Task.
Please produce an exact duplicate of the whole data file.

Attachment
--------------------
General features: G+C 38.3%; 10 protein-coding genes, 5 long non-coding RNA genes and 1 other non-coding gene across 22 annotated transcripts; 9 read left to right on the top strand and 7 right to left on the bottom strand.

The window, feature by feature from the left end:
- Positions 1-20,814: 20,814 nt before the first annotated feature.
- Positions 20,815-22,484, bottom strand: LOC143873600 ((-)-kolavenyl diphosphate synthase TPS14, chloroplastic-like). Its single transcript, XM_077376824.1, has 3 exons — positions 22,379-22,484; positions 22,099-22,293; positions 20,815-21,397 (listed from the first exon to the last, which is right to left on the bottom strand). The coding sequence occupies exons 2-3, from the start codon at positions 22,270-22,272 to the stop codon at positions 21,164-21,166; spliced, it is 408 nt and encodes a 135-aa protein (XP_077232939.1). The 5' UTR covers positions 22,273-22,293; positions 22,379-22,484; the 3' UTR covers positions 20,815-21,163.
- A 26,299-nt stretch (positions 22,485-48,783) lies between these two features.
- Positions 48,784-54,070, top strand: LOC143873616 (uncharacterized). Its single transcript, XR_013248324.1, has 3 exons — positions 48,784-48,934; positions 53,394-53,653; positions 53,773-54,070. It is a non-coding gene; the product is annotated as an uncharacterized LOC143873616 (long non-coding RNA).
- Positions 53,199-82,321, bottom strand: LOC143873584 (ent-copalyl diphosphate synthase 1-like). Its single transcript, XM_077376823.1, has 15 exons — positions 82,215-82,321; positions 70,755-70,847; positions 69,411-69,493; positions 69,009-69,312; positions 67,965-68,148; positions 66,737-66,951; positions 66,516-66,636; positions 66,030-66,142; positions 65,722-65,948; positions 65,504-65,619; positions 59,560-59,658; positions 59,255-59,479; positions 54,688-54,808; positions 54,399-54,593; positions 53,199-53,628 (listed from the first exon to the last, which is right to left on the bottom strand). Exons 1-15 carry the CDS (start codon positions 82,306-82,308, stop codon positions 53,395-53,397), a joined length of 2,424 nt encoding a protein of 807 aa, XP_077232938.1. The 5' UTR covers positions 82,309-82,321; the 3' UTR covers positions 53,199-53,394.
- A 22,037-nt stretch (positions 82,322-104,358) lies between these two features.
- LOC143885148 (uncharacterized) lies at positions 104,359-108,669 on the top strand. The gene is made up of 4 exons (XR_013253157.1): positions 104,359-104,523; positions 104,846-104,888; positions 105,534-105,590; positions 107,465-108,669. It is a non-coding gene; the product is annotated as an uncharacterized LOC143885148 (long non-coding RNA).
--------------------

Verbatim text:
General features: G+C 38.3%; 10 protein-coding genes, 5 long non-coding RNA genes and 1 other non-coding gene across 22 annotated transcripts; 9 read left to right on the top strand and 7 right to left on the bottom strand.

The window, feature by feature from the left end:
- Positions 1-20,814: 20,814 nt before the first annotated feature.
- Positions 20,815-22,484, bottom strand: LOC143873600 ((-)-kolavenyl diphosphate synthase TPS14, chloroplastic-like). Its single transcript, XM_077376824.1, has 3 exons — positions 22,379-22,484; positions 22,099-22,293; positions 20,815-21,397 (listed from the first exon to the last, which is right to left on the bottom strand). The coding sequence occupies exons 2-3, from the start codon at positions 22,270-22,272 to the stop codon at positions 21,164-21,166; spliced, it is 408 nt and encodes a 135-aa protein (XP_077232939.1). The 5' UTR covers positions 22,273-22,293; positions 22,379-22,484; the 3' UTR covers positions 20,815-21,163.
- A 26,299-nt stretch (positions 22,485-48,783) lies between these two features.
- Positions 48,784-54,070, top strand: LOC143873616 (uncharacterized). Its single transcript, XR_013248324.1, has 3 exons — positions 48,784-48,934; positions 53,394-53,653; positions 53,773-54,070. It is a non-coding gene; the product is annotated as an uncharacterized LOC143873616 (long non-coding RNA).
- Positions 53,199-82,321, bottom strand: LOC143873584 (ent-copalyl diphosphate synthase 1-like). Its single transcript, XM_077376823.1, has 15 exons — positions 82,215-82,321; positions 70,755-70,847; positions 69,411-69,493; positions 69,009-69,312; positions 67,965-68,148; positions 66,737-66,951; positions 66,516-66,636; positions 66,030-66,142; positions 65,722-65,948; positions 65,504-65,619; positions 59,560-59,658; positions 59,255-59,479; positions 54,688-54,808; positions 54,399-54,593; positions 53,199-53,628 (listed from the first exon to the last, which is right to left on the bottom strand). Exons 1-15 carry the CDS (start codon positions 82,306-82,308, stop codon positions 53,395-53,397), a joined length of 2,424 nt encoding a protein of 807 aa, XP_077232938.1. The 5' UTR covers positions 82,309-82,321; the 3' UTR covers positions 53,199-53,394.
- A 22,037-nt stretch (positions 82,322-104,358) lies between these two features.
- LOC143885148 (uncharacterized) lies at positions 104,359-108,669 on the top strand. The gene is made up of 4 exons (XR_013253157.1): positions 104,359-104,523; positions 104,846-104,888; positions 105,534-105,590; positions 107,465-108,669. It is a non-coding gene; the product is annotated as an uncharacterized LOC143885148 (long non-coding RNA).